Home networking is moving quickly into the consumer electronics space. At CES we saw lots of CE devices incorporating some form of networking: MoCA, G.hn, HomePNA, UPA, HomePlug, Wi-Fi, and Bluetooth were all well represented. Broadcom showed new chips with integrated MoCA, G.hn continues to gain traction, and Wi-Fi keeps expanding.
MoCA From Broadcom
Existing coaxial cable is the best existing physical platform for "no new wires" home networking. We've been following the Multimedia over Coax Alliance (MoCA)--a trade group promoting one of these technologies--for nearly five years. For CES 2009, MoCA created a clever website called Connect My Stuff! featuring video interviews about home networking with people on the CES show floor.
Nearly all MoCA devices have been based on chips from Entropic Communications, MoCA's founding technology company. Broadcom, which had previously supported a competing coax networking technology, switched to the MoCA camp several years ago.
At CES, Broadcom unveiled its first MoCA chips. Broadcom is not making specific chips for MoCA; instead, MoCA is included in new highly-integrated System on Chips (SoCs). The two new chips Broadcom announced and demonstrated at CES form the basis for highly-capable set-top boxes. The BCM7420 is designed to form the core of the primary box with dual-channel video and DVR functionality; the BCM7410 is designed for a remote or lower-end box. In a multi-room DVR scenario, the boxes use MoCA to communicate with each other over the coaxial cables that already run between all the TVs in the typical North American house.
These chips are shipping now. When asked about their cost, Broadcom will say only that the incremental cost of SoCs with MoCA built-in "is less than an external solution."
In late 2008, Digital Living Network Alliance (DLNA) approved MoCA as an additional LAN technology for communications between DLNA devices, joining Ethernet and Wi-Fi. At CES, Broadcom stressed how MoCA could be used to provide connectivity between a variety of audio and video devices.
G.hn and HomeGrid Forum
There are now far too many incompatible networking technologies operating over the existing wiring in the home. ITU-T G.hn and HomeGrid Forum aim to change that. We began following both last year, and first wrote about them in The Everywire Standard: G.hn and HomeGrid Forum last May. At CES we were able to meet with many of the key players in G.hn and HomeGrid, and get a good sense for its progress.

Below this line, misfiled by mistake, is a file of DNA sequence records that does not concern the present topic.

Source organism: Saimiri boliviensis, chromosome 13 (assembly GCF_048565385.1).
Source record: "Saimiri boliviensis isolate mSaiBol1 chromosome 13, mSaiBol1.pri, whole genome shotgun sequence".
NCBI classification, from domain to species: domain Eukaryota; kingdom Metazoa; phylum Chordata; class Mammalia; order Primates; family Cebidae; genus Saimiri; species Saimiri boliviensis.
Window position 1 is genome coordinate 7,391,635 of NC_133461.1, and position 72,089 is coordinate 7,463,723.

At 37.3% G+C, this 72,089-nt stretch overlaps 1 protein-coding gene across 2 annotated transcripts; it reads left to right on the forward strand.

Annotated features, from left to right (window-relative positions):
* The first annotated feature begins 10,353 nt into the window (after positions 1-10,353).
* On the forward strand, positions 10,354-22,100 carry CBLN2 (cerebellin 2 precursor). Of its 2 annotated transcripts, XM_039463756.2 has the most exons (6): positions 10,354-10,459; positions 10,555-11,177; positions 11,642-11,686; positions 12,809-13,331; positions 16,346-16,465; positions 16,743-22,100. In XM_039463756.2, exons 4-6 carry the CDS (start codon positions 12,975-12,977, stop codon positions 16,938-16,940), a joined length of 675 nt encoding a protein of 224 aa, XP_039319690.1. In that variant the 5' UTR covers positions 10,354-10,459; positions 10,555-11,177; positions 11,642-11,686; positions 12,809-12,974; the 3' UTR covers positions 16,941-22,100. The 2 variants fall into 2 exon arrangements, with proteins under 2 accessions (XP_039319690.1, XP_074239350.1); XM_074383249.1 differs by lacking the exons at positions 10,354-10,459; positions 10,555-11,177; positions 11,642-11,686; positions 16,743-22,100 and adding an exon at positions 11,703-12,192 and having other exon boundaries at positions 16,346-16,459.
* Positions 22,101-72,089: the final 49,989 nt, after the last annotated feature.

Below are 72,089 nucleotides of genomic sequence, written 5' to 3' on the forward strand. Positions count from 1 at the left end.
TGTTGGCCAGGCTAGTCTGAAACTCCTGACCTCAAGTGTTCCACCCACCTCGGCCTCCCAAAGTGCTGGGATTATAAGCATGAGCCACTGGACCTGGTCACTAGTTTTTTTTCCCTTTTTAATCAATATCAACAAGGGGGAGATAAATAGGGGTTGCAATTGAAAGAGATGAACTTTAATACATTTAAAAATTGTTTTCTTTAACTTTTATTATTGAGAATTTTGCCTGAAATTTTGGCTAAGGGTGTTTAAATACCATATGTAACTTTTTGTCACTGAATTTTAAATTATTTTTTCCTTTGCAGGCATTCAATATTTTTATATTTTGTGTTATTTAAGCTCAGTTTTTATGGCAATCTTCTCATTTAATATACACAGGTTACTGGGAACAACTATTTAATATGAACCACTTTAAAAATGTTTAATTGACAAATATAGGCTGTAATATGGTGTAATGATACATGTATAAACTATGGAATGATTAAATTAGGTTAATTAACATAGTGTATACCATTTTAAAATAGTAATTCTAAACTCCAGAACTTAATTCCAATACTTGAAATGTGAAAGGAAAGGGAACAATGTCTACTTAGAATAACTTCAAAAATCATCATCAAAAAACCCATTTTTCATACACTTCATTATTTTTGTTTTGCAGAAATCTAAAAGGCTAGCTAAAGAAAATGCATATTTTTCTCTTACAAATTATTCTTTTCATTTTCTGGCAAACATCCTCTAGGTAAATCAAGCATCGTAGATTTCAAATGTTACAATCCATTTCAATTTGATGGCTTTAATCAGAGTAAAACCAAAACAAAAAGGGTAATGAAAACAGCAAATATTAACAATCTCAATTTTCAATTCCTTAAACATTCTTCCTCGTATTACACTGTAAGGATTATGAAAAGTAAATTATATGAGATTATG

G.hn has been under way at the ITU for about three years. The Study Group achieved its first major milestone at the end of 2008 when the ITU "consented" to the first part of an international standard for communications over all types of existing wiring. This new standard, called ITU-T G.9960, includes the overall architecture and the physical (PHY) layer.
At CES, we were told that the second part--the higher-level MAC layer--is "80% done". It is expected to be finalized in May and consented in September.
HomeGrid Forum was set up last year to act as the marketing and certification trade group to support G.hn (in the same way the Wi-Fi Alliance supports IEEE 802.11). At CES we met with Matt Theall, president of HomeGrid.
Matt told us that HomeGrid was pleased with the progress so far, and has started working on formal plans to test G.hn conformance and interoperability (C&I). We asked why they were starting so early, since the G.hn specs won't be finished until later this year. Matt said the members wanted the specs to be available so chip makers could test their first-generation chips against the specs before testing them against other chips.
We asked Matt how long it would take for G.hn to displace the many home networking technologies already competing in the market. He said he didn't think it would happen quickly: "This market is going to be fragmented for a long time."
CopperGate and HomePNA
Coppergate is the technology leader in HomePNA, and has been one of the leading proponents of G.hn. At CES, we met with Michael Weissman, VP Marketing North America, and Oren Mansour, Director Business Development. We asked how quickly G.hn chips would come to market. They said they expected at least three chip companies to have early chips. Coppergate expects to be one of the first, and we were told that their chips will be available in 2010.
We mentioned that several key players had complained to us about the way decisions were being made in G.hn. Michael said he thought the G.hn philosophy was good: "Everyone claims everyone else has an unfair advantage. There's sufficient mutual pain to all that there is legitimate work to be done on all sides."
DS2 and UPA
DS2 is the founder of the Universal Powerline Association (UPA) (one of the competing industry standards for powerline networking) and a strong proponent of G.hn. At CES, we met with Chano Gomez, VP Marketing, and John Egan, Strategic Marketing Manager.
Chano said DS2 is already working on its first G.hn chip: "We don't have to wait for the MAC to be finished -- we can handle the MAC in a microprocessor. When everything is complete, we can do everything in hardware." He expects samples will be available by yearend with volume shipments in the first half of 2010.
DS2 is a founding member of HomeGrid Forum. Chano said DS2 was glad HomeGrid had started its C&I program early: "You know what tests you have to pass. You can test major portions of the PHY before the MAC is done."